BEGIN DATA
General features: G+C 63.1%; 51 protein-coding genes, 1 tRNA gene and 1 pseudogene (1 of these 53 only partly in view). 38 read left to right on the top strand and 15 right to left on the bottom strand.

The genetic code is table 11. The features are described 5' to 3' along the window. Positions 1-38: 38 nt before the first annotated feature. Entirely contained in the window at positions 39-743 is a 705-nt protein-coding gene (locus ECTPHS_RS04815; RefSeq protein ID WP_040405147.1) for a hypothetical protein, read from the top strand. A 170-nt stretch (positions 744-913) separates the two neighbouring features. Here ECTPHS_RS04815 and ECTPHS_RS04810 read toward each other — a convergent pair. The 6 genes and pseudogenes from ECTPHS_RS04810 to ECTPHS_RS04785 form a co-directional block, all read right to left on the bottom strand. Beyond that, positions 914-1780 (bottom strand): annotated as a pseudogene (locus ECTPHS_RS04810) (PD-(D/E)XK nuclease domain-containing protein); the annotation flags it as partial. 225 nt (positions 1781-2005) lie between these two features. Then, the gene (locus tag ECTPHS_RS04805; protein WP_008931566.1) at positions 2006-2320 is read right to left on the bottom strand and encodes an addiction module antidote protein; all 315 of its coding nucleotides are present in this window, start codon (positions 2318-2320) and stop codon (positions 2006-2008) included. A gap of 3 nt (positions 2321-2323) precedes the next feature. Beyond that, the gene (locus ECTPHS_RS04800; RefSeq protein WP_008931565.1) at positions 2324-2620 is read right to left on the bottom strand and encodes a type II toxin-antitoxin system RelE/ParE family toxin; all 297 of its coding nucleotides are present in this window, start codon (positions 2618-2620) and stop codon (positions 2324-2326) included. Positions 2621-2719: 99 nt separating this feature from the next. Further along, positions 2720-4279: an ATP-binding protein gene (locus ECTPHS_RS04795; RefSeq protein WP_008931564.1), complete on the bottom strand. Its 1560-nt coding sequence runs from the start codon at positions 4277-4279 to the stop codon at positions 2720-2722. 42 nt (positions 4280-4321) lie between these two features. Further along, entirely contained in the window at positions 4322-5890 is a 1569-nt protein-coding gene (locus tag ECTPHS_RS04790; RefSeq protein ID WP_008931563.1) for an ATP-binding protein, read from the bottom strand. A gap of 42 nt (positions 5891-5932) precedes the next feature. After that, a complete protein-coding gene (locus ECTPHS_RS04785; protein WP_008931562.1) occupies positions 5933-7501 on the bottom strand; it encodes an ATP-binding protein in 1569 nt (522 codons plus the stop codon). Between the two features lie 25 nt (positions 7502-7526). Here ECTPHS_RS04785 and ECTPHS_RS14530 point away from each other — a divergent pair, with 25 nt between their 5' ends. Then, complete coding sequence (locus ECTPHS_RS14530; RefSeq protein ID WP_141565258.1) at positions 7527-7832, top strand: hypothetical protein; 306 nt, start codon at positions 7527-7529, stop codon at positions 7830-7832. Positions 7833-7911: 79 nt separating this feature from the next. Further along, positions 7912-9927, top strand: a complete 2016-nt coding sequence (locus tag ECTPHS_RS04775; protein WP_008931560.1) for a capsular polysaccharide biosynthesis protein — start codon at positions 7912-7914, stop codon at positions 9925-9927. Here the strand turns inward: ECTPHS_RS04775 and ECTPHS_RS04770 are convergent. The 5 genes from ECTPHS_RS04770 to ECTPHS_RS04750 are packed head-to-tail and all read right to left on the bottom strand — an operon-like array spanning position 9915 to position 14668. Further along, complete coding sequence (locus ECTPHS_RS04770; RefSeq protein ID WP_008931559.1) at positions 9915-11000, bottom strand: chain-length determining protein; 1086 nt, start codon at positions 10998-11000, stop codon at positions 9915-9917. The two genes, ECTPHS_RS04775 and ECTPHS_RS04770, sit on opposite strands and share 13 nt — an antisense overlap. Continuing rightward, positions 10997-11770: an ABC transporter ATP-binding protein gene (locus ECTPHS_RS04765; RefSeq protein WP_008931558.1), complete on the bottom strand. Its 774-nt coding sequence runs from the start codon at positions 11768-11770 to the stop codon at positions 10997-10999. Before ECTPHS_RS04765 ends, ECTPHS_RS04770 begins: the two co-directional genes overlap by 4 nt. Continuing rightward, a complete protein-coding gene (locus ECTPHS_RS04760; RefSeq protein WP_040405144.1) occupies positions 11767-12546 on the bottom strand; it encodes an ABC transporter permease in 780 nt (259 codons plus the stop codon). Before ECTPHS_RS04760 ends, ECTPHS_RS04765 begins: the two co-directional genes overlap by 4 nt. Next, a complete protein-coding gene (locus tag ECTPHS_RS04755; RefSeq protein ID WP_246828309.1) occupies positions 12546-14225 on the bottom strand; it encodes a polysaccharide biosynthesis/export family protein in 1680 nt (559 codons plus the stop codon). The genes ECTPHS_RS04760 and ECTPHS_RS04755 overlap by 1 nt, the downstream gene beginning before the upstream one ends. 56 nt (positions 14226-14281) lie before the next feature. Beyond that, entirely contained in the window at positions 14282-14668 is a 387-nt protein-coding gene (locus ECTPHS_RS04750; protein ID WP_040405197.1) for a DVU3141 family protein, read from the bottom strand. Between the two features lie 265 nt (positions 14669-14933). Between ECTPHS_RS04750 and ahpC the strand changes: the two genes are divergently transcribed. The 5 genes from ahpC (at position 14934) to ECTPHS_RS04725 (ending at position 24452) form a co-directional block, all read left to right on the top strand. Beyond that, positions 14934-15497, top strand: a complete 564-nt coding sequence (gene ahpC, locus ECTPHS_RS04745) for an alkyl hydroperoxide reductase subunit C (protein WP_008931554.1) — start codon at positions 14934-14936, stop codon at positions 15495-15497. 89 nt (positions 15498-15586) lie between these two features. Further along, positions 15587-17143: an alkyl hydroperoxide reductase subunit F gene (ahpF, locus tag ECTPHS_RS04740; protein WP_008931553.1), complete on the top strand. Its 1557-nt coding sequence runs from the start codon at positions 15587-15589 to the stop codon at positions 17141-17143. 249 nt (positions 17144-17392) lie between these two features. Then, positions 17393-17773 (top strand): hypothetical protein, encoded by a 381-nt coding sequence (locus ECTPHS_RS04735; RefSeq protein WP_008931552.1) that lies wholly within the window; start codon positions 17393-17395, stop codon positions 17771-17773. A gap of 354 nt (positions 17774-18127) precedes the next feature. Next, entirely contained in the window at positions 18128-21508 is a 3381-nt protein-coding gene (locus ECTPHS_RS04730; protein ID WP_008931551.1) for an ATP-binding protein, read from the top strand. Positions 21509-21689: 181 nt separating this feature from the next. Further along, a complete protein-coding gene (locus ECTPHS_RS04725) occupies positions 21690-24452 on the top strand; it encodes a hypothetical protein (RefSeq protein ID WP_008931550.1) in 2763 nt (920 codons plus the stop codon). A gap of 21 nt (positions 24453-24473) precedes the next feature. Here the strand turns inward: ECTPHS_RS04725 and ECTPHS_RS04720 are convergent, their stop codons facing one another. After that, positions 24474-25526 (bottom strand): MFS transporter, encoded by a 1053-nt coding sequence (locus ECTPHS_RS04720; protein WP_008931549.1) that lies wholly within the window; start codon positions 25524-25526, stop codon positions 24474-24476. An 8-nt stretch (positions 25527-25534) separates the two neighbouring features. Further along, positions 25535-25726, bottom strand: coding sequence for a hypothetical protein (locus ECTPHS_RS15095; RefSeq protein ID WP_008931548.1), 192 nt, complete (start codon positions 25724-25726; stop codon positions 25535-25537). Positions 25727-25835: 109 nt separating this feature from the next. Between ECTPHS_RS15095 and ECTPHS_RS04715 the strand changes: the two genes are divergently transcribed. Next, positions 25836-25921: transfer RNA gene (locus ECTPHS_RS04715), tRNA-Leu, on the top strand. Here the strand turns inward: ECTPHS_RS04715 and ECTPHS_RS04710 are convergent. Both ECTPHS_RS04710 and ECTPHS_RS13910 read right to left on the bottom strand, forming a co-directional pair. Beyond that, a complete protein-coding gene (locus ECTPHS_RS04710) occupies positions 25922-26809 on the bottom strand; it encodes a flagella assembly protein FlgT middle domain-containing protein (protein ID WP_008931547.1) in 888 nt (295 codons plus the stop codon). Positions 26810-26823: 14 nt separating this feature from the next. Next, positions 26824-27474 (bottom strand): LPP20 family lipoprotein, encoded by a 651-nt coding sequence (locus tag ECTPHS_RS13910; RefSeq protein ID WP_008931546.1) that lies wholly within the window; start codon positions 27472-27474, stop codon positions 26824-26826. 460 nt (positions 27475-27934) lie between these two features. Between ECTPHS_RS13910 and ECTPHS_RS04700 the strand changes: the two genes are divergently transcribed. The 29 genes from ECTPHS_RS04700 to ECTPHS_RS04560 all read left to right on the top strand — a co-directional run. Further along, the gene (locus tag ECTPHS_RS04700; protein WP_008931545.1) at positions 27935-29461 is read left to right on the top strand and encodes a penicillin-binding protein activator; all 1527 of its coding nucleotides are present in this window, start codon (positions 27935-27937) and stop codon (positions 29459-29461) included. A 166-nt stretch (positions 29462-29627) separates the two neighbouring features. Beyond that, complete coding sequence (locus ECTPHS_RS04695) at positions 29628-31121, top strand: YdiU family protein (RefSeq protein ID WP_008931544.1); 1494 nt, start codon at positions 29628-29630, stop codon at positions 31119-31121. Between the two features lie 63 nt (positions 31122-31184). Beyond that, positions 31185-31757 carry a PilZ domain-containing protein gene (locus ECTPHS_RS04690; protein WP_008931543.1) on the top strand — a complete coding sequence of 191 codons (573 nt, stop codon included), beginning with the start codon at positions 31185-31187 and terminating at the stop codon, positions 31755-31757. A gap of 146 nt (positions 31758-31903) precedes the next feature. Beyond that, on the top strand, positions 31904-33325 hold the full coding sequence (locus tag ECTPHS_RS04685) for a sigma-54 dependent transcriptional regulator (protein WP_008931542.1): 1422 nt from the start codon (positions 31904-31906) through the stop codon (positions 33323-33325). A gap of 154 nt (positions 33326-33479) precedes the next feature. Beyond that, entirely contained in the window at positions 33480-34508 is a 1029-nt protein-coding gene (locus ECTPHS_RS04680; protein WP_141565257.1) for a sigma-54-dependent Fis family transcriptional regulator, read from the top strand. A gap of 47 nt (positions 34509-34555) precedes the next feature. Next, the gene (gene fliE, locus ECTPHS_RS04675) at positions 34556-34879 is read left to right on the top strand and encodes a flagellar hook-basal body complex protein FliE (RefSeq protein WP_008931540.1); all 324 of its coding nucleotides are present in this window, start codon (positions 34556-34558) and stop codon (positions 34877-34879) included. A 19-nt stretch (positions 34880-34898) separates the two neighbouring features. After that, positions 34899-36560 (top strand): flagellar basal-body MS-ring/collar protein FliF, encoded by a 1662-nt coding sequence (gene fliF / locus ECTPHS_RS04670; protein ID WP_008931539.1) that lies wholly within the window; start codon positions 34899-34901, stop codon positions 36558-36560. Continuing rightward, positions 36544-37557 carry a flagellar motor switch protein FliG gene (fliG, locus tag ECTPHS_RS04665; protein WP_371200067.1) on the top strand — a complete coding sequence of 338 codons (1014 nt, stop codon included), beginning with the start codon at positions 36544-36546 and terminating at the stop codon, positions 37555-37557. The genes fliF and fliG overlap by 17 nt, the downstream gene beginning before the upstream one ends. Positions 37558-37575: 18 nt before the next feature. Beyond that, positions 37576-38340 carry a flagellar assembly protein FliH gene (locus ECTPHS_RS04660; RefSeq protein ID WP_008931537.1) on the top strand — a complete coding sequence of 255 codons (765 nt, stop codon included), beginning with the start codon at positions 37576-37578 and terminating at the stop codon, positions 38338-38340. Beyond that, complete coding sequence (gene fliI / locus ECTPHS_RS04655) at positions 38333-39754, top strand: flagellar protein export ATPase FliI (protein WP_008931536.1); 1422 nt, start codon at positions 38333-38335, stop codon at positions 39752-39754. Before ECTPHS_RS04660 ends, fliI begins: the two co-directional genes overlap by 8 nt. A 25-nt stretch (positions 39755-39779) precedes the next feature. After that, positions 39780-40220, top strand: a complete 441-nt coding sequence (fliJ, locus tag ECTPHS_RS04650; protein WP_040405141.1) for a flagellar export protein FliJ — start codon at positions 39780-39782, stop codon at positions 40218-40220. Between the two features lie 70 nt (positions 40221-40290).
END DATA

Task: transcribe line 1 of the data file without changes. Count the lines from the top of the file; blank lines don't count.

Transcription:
General features: G+C 63.1%; 51 protein-coding genes, 1 tRNA gene and 1 pseudogene (1 of these 53 only partly in view). 38 read left to right on the top strand and 15 right to left on the bottom strand.